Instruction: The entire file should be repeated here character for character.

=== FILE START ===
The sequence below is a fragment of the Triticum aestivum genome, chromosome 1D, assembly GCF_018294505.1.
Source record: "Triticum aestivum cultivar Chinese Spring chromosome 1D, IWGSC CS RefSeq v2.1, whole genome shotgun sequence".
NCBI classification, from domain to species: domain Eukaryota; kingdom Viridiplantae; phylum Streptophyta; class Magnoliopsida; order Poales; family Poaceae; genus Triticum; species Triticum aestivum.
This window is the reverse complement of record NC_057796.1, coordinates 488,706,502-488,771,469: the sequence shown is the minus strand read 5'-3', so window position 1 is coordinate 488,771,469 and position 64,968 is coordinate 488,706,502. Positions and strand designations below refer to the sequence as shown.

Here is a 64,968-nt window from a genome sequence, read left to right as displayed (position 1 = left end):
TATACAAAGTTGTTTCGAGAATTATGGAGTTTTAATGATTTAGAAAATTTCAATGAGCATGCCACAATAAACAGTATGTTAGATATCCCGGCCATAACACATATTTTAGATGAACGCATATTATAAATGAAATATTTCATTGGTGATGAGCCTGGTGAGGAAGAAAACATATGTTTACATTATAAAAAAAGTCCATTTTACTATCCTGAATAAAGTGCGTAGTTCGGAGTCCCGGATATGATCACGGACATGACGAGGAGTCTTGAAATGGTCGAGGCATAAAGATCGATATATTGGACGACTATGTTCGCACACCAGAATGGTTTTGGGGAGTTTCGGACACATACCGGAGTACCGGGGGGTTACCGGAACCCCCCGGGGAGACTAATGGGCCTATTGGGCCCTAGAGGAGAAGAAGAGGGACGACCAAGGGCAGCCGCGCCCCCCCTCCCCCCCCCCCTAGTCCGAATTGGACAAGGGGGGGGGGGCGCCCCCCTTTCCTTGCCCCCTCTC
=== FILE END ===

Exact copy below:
The sequence below is a fragment of the Triticum aestivum genome, chromosome 1D, assembly GCF_018294505.1.
Source record: "Triticum aestivum cultivar Chinese Spring chromosome 1D, IWGSC CS RefSeq v2.1, whole genome shotgun sequence".
NCBI classification, from domain to species: domain Eukaryota; kingdom Viridiplantae; phylum Streptophyta; class Magnoliopsida; order Poales; family Poaceae; genus Triticum; species Triticum aestivum.
This window is the reverse complement of record NC_057796.1, coordinates 488,706,502-488,771,469: the sequence shown is the minus strand read 5'-3', so window position 1 is coordinate 488,771,469 and position 64,968 is coordinate 488,706,502. Positions and strand designations below refer to the sequence as shown.

Here is a 64,968-nt window from a genome sequence, read left to right as displayed (position 1 = left end):
TATACAAAGTTGTTTCGAGAATTATGGAGTTTTAATGATTTAGAAAATTTCAATGAGCATGCCACAATAAACAGTATGTTAGATATCCCGGCCATAACACATATTTTAGATGAACGCATATTATAAATGAAATATTTCATTGGTGATGAGCCTGGTGAGGAAGAAAACATATGTTTACATTATAAAAAAAGTCCATTTTACTATCCTGAATAAAGTGCGTAGTTCGGAGTCCCGGATATGATCACGGACATGACGAGGAGTCTTGAAATGGTCGAGGCATAAAGATCGATATATTGGACGACTATGTTCGCACACCAGAATGGTTTTGGGGAGTTTCGGACACATACCGGAGTACCGGGGGGTTACCGGAACCCCCCGGGGAGACTAATGGGCCTATTGGGCCCTAGAGGAGAAGAAGAGGGACGACCAAGGGCAGCCGCGCCCCCCCTCCCCCCCCCCCTAGTCCGAATTGGACAAGGGGGGGGGGGCGCCCCCCTTTCCTTGCCCCCTCTC